STM Board Member, Dena Thomas
“The real voyage of discovery consists not in seeking new landscapes, but in having new eyes.” – Marcel Proust
For Save the Mothers’ board member Dena Thomas, caring about maternal health in the developing world began with seeing the world with new eyes.
While on a trip to Uganda with her church, she met Dr. Jean Chamberlain Froese and observed the challenges that the women of Uganda face every day. “I felt ignorant,” Dena says. “How little I knew of the conditions women faced during labor and delivery in developing countries like Uganda. The lack of awareness of basic human rights astounded me.
After her eight months trip, Dena decided to go back to school to obtain a Master’s Degree in Public Health. She already had a Bachelor of Science degree from the University of Waterloo. “My trip to Uganda motivated me to return to school for my Master’s Degree in Public Health – to enhance my confidence and leadership skills and improve my ability to advocate for maternal health and human rights,” says Dena.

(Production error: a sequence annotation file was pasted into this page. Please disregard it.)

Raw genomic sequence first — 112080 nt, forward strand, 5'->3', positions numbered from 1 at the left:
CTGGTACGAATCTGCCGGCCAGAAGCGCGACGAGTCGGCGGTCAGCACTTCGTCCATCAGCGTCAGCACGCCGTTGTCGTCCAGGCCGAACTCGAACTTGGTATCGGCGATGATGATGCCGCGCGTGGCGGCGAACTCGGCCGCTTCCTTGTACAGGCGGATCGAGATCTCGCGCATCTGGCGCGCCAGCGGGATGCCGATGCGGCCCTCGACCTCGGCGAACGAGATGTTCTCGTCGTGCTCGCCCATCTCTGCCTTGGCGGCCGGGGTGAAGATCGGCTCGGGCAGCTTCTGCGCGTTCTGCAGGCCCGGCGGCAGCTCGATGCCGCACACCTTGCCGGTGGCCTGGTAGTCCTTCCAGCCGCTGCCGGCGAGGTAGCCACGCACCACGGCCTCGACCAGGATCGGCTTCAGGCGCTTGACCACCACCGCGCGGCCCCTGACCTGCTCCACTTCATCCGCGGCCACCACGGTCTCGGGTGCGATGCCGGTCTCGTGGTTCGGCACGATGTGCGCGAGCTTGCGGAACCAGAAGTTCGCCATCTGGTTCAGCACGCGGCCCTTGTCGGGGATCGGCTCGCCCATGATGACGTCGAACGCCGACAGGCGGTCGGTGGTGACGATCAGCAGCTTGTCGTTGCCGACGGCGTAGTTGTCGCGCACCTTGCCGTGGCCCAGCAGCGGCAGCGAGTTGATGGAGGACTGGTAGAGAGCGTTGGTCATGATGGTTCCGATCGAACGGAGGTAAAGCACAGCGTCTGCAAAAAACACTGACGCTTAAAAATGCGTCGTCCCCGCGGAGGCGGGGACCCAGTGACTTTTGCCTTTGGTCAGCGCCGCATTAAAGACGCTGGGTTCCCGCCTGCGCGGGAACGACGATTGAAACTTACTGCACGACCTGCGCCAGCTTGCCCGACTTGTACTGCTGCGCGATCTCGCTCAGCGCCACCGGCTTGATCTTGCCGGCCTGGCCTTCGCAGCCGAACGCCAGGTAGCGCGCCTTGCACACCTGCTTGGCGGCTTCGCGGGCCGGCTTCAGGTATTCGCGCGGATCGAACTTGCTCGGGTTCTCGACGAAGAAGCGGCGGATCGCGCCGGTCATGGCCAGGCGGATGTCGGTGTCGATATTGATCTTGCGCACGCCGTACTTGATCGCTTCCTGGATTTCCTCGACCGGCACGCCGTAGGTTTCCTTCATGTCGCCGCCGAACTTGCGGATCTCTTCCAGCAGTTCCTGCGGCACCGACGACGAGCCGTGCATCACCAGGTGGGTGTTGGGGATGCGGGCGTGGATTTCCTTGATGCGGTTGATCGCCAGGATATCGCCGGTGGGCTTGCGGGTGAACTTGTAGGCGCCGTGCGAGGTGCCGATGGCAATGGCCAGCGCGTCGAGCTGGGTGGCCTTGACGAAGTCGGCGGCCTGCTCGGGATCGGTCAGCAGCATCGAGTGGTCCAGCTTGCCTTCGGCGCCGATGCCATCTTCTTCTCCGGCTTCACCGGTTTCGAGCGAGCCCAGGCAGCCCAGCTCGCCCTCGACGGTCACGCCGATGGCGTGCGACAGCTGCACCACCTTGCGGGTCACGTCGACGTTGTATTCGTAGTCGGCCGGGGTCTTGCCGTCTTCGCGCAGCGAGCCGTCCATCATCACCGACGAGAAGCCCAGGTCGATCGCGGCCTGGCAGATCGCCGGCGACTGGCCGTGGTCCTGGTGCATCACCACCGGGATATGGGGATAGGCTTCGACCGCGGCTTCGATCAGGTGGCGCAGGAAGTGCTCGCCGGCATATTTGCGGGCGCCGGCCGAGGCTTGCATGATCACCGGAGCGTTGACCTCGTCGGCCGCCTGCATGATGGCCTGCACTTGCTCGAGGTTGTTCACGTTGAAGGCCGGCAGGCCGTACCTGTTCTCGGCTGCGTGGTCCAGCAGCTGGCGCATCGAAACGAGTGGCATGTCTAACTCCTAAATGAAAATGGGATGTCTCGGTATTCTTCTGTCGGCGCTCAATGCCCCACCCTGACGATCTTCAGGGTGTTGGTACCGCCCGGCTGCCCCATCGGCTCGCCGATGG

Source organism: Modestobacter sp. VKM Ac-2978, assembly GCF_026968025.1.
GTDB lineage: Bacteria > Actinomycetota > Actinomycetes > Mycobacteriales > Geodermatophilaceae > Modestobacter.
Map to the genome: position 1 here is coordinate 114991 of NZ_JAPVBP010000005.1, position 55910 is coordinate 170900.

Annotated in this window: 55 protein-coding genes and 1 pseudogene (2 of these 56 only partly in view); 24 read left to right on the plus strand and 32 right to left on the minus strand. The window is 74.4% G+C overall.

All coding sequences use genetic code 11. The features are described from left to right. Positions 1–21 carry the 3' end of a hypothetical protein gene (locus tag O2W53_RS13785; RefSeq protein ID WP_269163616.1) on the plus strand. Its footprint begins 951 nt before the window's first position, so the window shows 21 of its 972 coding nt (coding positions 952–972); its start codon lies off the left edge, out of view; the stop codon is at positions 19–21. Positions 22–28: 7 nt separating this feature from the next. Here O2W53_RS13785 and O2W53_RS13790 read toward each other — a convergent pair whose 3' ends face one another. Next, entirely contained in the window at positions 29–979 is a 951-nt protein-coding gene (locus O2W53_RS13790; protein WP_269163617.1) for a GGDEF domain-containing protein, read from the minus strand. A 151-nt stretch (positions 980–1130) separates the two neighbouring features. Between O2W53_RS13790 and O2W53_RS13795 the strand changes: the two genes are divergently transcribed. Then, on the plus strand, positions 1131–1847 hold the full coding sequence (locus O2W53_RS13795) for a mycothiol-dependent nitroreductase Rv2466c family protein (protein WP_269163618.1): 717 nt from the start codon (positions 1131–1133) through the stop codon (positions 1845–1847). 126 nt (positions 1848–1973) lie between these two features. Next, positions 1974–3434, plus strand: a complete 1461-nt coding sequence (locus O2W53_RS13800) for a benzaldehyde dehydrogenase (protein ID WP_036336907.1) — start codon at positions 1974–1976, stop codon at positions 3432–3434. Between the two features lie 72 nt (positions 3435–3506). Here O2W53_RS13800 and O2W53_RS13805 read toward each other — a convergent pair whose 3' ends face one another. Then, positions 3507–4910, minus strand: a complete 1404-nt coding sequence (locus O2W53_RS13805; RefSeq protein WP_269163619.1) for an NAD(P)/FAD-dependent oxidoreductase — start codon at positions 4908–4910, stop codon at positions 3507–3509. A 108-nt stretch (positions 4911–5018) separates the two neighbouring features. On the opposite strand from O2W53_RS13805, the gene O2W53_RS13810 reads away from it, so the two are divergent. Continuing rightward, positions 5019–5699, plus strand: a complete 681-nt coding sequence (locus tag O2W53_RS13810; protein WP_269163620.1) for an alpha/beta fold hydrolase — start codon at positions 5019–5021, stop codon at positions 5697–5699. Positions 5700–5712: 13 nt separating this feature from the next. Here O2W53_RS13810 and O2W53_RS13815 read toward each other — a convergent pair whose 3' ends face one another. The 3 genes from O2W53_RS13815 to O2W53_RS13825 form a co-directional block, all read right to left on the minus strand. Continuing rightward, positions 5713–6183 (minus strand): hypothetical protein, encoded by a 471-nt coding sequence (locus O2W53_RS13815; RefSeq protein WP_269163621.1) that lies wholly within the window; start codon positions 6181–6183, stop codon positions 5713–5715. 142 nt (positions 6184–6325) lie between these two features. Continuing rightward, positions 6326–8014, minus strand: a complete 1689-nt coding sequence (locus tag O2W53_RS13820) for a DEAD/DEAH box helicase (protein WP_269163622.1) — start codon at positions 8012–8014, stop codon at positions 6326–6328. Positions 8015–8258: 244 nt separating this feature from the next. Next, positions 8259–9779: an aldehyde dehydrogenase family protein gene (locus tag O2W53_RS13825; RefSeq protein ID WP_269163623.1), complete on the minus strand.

While in Uganda, Dena volunteered as an administrator with the Save the Mothers program on the campus of Uganda Christian University. She helped students with their academic research and workload, assisted with scheduling academic modules for the MPHL program, and helped develop and support the Mother Baby Friendly Hospital Initiative. “I helped. But I also learned a lot as well,” says Dena.
Dena worked for Hamilton Health Sciences in Diagnostic Imaging and Clinical Informatics for 18 years. She is actively involved in Christian ministry in Hamilton, Ontario including volunteering for TrueCity – a group of 22 churches cooperating together and celebrating what God is doing in the city of Hamilton.
Dena and her husband will soon mark their 29th wedding anniversary. The couple plans a camping trip to celebrate their love and life together. They have three children. Dena enjoys hiking, cycling and running.
“The biggest challenge I find is to convince friends, family and colleagues that we belong to a larger global community – where we have responsibilities to others who lack access to basic human rights such as health care.”